UK Average House Price At All Time High
24 June 2014, by Dan Clay
The end of last month saw house prices surpassing the pre-financial crisis ‘peak’ after 13 months of consecutive growth- with the average UK house price now at £186,512 showing a 13.1% increase compared to May 2013. These new figures have outdone the previous record set in October 2007 when the average house price reached £186,044 across the UK.
Although May set the new record for average housing prices, the month only saw an increase of 0.7% compared to the 1.2% increase seen in April, suggests the rate of growth is starting to slow- although this could simply be an anomaly. Either way house prices are still rising even if it is at a slightly slower rate.
According to The Independent, Nationwide's chief economist Robert Gardner pointed to "tentative signs" that activity in the housing market "may be starting to moderate" but warned that it is too early to say whether this is indicative of a cooling trend in the wider market. "The slowdown may partly be the result of the introduction of Mortgage Market Review measures, which may take a few months to bed down” he added. "However, with mortgage rates close to all-time lows and labour market conditions continuing to improve, underlying demand for homes is likely to remain strong."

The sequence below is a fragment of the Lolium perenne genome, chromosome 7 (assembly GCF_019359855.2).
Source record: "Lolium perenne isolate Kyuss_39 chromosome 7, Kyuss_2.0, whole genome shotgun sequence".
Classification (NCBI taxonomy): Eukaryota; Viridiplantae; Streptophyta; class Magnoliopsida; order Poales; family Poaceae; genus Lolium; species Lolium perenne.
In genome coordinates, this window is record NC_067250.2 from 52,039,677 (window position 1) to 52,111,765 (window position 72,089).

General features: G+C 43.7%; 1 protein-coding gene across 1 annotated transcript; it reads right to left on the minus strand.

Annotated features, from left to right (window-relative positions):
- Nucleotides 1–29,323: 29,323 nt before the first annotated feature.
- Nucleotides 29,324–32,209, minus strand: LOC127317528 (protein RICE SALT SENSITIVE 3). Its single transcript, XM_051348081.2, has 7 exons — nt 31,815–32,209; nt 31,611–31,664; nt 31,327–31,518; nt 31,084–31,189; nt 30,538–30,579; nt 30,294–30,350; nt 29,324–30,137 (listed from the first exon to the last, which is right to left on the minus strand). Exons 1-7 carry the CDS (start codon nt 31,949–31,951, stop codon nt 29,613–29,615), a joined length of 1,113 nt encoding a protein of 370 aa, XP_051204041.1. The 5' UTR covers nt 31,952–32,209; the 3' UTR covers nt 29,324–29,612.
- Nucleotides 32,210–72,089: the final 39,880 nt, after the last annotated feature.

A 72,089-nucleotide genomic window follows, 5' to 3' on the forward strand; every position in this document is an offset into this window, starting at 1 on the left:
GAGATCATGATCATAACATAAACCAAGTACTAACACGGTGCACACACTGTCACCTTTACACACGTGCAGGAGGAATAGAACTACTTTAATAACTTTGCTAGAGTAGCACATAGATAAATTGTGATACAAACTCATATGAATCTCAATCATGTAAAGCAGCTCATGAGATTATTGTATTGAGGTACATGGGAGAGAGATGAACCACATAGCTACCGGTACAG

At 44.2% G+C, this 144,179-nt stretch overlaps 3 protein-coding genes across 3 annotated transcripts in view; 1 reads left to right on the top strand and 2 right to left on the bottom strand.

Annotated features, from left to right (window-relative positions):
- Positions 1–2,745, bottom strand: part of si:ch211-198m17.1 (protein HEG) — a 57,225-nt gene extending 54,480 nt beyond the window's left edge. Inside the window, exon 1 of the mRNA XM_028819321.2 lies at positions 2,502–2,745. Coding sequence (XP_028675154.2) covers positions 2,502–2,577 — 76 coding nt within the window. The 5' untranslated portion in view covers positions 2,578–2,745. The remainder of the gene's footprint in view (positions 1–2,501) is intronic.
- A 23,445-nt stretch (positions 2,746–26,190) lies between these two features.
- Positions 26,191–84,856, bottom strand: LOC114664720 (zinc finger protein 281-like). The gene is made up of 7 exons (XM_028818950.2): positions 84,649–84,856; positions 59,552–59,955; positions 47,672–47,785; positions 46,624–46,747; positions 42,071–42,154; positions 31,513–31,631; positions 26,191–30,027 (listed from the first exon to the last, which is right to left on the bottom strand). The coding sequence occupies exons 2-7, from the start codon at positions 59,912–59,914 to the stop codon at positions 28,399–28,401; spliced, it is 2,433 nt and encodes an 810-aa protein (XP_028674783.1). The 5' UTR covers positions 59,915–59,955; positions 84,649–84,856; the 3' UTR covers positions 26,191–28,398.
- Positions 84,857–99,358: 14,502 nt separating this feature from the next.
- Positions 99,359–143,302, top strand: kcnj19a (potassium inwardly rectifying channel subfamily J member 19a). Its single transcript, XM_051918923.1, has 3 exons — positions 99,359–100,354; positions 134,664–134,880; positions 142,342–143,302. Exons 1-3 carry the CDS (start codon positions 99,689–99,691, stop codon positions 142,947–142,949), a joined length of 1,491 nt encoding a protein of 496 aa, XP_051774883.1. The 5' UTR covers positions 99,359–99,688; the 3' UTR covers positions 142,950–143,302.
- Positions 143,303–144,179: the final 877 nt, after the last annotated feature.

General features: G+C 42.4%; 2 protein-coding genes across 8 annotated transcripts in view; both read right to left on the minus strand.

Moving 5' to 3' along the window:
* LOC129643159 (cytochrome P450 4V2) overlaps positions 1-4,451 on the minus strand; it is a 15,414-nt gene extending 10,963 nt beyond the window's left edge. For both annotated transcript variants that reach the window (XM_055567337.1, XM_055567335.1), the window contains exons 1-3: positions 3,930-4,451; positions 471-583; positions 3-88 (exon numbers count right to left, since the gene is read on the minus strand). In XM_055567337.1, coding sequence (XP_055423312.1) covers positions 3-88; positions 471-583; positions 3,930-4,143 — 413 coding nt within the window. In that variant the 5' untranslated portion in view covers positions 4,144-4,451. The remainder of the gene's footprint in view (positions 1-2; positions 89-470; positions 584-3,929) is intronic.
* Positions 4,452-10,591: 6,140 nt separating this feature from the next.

The increase in housing prices is in turn having an extreme effect on first time buyers as they are having to raise huge deposits to secure themselves a place on the property ladder. According to the Telegraph, newcomers to the housing market put down £9.4bn in deposits over the 12 months to the end of March, an increase of 81% from the £5.2bn raised in the year to October 2007, when Nationwide's average UK property price was last at the same high level of more than £186,000. Nationwide's chief economist, Robert Gardner, said first-time buyers were playing an increasingly important role in the housing market recovery. They accounted for 48% of purchases in March – a record high, and above the long-run average of 38%.
The government's Help to Buy and Funding for Lending schemes were both designed to assist first-time buyers by making lenders more willing to offer mortgages, particularly to those with small deposits. Recent figures suggest Help to Buy has been hitting its target, with 80% of borrowing done by new entrants to the market. But in parts of the country where the housing market is growing the quickest the scheme is assisting the smallest percentage of loans. It is unlikely that the Help to Buy scheme is the main factor for the growth, playing more of a supporting role rather than a starring role in the increase.